Greenhouse gas emissions from dung patches in developing countries are ‘likely highly overestimated’—New report
Cattle herding in Kenya (photo credit: CCAFS/Cecilia Schubert).
A new research paper published by scientists of the Mazingira Centre (‘mazingira’ means ‘environment’ in Swahili) of the Nairobi-based International Livestock Research Institute (ILRI) reports evidence that greenhouse gas emissions from dung patches in developing countries are ‘likely highly overestimated’ in global livestock emissions estimates.
From the ‘plain language summary’ of the paper
In ‘the agricultural sector, livestock production systems are the dominant greenhouse gas (GHG) source. A significant part of emissions due to livestock production is linked to GHG emissions from dung patches on rangelands. While this source is rather well constrained for countries with developed economies, little is known about GHG emissions from dung patches in developing countries, specifically for countries in Sub‐Saharan Africa (SSA).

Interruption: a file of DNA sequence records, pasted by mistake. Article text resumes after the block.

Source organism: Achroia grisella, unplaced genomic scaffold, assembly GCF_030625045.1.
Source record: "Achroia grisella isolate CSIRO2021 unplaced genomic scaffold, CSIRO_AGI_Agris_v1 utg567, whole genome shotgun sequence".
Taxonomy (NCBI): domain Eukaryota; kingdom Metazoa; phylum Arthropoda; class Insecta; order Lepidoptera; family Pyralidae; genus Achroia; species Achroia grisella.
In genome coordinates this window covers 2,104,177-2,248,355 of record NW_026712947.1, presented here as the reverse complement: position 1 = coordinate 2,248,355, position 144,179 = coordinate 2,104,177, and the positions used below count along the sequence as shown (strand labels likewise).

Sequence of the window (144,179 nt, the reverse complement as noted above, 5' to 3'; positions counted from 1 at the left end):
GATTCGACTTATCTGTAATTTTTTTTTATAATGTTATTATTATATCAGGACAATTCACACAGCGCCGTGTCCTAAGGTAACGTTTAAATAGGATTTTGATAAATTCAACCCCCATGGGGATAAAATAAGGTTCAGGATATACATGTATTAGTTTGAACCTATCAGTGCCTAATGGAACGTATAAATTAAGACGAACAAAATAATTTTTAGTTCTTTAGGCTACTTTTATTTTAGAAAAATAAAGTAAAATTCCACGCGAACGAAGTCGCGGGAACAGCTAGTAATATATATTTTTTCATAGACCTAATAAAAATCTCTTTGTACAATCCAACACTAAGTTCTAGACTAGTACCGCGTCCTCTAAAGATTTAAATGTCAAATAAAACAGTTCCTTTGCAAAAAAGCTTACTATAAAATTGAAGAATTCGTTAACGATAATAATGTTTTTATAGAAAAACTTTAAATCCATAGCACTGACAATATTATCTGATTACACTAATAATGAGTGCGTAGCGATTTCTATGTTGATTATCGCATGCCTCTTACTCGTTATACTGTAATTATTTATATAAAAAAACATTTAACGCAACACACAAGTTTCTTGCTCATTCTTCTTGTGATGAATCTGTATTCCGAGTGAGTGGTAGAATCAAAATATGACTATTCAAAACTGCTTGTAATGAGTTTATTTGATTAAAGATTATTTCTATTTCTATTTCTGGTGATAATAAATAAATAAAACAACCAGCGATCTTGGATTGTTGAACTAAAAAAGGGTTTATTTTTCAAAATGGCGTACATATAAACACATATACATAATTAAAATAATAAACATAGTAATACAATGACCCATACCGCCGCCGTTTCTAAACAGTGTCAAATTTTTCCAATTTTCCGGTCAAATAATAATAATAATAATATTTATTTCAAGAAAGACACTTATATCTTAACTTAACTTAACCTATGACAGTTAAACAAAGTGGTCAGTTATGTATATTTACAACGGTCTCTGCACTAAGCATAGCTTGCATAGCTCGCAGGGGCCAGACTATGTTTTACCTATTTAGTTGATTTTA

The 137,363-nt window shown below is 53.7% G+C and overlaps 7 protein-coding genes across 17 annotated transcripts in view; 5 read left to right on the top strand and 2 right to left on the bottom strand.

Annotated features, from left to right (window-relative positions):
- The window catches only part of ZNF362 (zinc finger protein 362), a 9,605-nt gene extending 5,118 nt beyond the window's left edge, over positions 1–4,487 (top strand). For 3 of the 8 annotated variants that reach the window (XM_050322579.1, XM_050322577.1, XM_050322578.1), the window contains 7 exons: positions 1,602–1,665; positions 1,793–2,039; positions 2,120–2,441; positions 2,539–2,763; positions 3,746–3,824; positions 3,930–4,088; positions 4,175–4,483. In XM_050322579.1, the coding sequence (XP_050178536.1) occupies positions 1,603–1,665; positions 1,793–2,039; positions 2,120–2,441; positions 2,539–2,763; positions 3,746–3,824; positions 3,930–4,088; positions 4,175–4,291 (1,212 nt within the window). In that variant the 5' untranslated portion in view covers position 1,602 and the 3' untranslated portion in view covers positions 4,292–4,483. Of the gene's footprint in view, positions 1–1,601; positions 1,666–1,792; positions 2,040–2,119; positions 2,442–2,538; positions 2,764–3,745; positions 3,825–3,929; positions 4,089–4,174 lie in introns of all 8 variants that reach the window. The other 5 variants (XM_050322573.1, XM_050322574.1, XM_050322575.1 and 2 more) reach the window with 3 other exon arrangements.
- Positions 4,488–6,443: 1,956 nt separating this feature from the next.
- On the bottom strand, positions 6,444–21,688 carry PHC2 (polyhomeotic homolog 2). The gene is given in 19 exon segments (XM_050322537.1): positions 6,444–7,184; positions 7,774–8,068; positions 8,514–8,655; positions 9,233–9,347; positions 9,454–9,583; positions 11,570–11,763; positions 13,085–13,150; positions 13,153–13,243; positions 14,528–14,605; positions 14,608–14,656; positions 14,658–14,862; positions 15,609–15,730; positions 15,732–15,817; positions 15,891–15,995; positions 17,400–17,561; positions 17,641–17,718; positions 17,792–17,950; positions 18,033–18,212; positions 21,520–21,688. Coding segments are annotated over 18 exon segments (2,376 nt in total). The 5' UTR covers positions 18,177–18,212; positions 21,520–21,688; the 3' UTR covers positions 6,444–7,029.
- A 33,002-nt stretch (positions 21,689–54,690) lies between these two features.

Based on own measurements and an extensive literature review we show that GHG emissions from dung patches are likely highly overestimated as poor feed quality and differences in environmental conditions strongly limit GHG emissions.’
Our work calls for a revision of emissions estimates from this important GHG source for developing countries.
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